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Self-assembly of spider silk proteins is controlled by a pH-sensitive relay


Nature’s high-performance polymer, spider silk, consists of specific proteins, spidroins, with repetitive segments flanked by conserved non-repetitive domains1,2. Spidroins are stored as a highly concentrated fluid dope. On silk formation, intermolecular interactions between repeat regions are established that provide strength and elasticity3,4. How spiders manage to avoid premature spidroin aggregation before self-assembly is not yet established. A pH drop to 6.3 along the spider’s spinning apparatus, altered salt composition and shear forces are believed to trigger the conversion to solid silk, but no molecular details are known. Miniature spidroins consisting of a few repetitive spidroin segments capped by the carboxy-terminal domain form metre-long silk-like fibres irrespective of pH5. We discovered that incorporation of the amino-terminal domain of major ampullate spidroin 1 from the dragline of the nursery web spider Euprosthenops australis (NT) into mini-spidroins enables immediate, charge-dependent self-assembly at pH values around 6.3, but delays aggregation above pH 7. The X-ray structure of NT, determined to 1.7 Å resolution, shows a homodimer of dipolar, antiparallel five-helix bundle subunits that lack homologues. The overall dimeric structure and observed charge distribution of NT is expected to be conserved through spider evolution and in all types of spidroins. Our results indicate a relay-like mechanism through which the N-terminal domain regulates spidroin assembly by inhibiting precocious aggregation during storage, and accelerating and directing self-assembly as the pH is lowered along the spider’s silk extrusion duct.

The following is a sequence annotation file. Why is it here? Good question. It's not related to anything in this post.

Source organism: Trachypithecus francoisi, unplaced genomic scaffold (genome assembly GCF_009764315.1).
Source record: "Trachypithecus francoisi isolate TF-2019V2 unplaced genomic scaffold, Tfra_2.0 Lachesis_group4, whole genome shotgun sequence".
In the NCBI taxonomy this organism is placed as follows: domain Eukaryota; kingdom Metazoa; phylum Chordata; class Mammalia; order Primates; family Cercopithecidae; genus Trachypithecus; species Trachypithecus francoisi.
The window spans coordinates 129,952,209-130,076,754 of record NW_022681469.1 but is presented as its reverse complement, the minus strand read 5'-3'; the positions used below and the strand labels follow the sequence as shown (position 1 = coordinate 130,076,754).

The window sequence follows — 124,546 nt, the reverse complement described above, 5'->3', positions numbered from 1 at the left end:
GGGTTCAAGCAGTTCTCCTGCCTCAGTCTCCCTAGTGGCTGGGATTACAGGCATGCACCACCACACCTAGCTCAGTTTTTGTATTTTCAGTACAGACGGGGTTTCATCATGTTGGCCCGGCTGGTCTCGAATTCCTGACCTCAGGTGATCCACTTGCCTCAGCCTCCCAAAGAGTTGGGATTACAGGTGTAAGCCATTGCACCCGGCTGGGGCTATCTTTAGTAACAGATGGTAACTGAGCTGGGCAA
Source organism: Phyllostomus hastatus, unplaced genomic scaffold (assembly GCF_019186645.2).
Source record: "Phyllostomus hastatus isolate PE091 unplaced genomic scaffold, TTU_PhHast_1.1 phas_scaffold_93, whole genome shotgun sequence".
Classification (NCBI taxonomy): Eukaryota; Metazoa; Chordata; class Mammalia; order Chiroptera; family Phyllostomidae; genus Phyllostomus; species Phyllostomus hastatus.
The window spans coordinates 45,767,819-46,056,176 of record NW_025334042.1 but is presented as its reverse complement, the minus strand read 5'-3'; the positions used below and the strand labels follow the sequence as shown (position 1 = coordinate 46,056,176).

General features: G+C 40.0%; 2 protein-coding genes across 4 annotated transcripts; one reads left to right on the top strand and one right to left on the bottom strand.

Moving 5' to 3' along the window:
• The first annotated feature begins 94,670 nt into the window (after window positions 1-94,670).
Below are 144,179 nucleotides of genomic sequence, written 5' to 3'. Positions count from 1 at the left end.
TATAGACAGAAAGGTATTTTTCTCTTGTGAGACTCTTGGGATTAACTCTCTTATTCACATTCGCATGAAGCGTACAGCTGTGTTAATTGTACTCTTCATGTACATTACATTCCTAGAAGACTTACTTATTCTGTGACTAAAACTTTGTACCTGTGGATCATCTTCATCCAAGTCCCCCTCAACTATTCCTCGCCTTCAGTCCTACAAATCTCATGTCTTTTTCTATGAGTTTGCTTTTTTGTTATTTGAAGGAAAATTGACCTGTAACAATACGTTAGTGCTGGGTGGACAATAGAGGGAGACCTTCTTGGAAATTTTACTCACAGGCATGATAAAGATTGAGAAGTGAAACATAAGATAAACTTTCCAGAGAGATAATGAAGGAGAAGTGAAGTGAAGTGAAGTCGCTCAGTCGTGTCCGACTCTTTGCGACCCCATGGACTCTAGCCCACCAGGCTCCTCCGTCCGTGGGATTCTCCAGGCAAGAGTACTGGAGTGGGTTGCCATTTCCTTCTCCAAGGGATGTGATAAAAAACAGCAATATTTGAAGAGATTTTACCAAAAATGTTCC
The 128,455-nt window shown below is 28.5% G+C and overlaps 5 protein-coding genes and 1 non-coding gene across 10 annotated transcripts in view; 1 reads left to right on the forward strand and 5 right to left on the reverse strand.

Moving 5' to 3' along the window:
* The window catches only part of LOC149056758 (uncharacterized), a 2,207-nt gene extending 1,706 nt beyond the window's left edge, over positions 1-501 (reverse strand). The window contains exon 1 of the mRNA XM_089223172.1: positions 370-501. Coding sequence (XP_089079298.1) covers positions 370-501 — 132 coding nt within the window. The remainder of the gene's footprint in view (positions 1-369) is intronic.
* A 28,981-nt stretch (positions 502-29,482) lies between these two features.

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Figure 1: pH-dependent assembly of NT and mini-spidroins.
Figure 2: Structural and conserved features of spidroin N-terminal domain.

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This work was supported by grants (to J.J., M.H. and S.D.K.) from the Swedish Research Council and FORMAS. We thank E. Andersson, K. Tars and D. Ericsson for collecting the high resolution wild-type X-ray diffraction data set, H. Bramfeldt and C. Aulin for help with collecting scanning electron microscopy images, L. Serpell, I. Andersson, A. Zavialov and T. Härd for comments on the manuscript, and a number of other colleagues for discussions. We thank the ESRF (Grenoble, France) beamline staff for help during data collection.

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Authors and Affiliations



G.A. and M.H. contributed equally to this work. G.A., M.H. performed experiments and wrote the paper, K.N., A.S. performed experiments, C.C., A.R., J.J., S.D.K. discussed experiments and wrote the paper.

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Correspondence to Jan Johansson or Stefan D. Knight.

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Competing interests

M.H., K.N., A.R. and J.J. own stocks and are funded by Spiber Technologies AB, a company that aims to commercialize recombinant spider silk for biomedical applications.

Additional information

X-ray crystallographic coordinates and structure factors have been deposited in the RCSB Protein Data Bank (PDB) with PDB ID codes 3LR2, 3LR6, 3LR8, 3LRD.

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This file contains Supplementary Figures 1-8 with legends and Supplementary Tables 1-2. (PDF 607 kb)

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Askarieh, G., Hedhammar, M., Nordling, K. et al. Self-assembly of spider silk proteins is controlled by a pH-sensitive relay. Nature 465, 236–238 (2010).

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